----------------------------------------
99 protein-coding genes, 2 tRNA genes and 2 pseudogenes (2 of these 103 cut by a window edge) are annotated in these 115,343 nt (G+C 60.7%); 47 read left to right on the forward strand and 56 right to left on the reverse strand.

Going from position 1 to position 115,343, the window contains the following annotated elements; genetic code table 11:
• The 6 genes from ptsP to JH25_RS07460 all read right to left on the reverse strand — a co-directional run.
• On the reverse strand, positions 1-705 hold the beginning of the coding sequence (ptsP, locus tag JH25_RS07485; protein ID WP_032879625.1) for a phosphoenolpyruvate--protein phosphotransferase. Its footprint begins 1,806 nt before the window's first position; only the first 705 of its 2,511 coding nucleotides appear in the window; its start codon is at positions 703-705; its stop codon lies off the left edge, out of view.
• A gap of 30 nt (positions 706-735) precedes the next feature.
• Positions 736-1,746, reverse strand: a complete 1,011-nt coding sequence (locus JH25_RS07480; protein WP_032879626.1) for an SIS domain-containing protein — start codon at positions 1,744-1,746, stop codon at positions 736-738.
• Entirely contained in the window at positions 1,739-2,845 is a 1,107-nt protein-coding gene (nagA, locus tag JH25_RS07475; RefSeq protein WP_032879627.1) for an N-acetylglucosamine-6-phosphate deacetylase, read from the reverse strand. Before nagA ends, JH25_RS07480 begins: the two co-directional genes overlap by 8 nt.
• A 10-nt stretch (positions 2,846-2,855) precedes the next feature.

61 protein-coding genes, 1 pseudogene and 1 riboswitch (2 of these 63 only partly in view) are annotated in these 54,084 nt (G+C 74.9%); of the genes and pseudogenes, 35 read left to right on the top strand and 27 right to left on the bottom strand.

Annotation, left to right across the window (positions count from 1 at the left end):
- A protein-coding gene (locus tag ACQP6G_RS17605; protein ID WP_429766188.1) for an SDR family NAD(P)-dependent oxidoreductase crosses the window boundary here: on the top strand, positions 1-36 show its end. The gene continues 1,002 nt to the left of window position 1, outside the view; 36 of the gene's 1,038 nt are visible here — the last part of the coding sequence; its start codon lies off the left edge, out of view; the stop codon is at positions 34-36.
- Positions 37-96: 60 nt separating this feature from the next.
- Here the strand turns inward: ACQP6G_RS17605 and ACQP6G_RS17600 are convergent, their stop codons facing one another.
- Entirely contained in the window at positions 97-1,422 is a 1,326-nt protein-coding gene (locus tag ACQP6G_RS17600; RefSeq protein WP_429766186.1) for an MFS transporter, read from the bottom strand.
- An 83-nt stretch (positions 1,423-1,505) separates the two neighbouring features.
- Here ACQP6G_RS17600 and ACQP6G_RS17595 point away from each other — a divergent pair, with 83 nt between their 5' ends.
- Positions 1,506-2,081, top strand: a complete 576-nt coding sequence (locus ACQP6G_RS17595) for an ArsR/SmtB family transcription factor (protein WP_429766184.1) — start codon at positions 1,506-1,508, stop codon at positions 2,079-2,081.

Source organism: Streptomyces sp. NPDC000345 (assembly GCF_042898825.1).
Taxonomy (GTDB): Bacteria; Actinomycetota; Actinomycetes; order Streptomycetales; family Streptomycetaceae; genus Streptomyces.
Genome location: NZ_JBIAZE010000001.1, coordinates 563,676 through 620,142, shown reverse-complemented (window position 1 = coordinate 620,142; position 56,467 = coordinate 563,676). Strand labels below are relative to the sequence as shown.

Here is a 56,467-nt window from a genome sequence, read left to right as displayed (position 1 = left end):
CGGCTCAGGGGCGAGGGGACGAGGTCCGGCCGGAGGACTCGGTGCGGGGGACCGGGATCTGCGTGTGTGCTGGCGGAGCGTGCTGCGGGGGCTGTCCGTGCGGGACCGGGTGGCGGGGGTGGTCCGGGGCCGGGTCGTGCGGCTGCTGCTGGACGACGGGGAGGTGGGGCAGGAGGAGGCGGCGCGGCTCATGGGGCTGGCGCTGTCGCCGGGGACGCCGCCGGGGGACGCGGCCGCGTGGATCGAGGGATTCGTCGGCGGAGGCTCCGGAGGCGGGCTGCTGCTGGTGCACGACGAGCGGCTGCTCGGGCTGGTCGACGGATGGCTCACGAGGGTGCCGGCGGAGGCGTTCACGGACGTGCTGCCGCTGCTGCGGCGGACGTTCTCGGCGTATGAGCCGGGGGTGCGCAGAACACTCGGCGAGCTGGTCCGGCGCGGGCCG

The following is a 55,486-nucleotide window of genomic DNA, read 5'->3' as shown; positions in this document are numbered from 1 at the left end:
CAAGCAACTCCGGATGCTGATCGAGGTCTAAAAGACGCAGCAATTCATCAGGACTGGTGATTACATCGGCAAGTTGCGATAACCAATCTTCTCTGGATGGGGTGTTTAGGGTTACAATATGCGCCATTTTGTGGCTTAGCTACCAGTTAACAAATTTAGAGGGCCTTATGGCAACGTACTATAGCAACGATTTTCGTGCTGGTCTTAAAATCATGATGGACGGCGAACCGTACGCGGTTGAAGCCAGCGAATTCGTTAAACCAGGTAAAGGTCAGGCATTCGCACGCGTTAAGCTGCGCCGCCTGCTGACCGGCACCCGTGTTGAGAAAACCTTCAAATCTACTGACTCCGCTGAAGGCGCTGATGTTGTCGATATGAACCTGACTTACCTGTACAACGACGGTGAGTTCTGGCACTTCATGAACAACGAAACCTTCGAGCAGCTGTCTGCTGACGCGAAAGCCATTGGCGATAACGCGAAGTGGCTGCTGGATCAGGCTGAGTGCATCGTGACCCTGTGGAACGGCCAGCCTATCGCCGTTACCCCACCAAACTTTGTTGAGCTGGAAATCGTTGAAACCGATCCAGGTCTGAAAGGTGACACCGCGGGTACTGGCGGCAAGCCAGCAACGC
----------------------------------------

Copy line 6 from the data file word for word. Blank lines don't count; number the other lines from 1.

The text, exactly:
• Positions 736-1,746, reverse strand: a complete 1,011-nt coding sequence (locus JH25_RS07480; protein WP_032879626.1) for an SIS domain-containing protein — start codon at positions 1,744-1,746, stop codon at positions 736-738.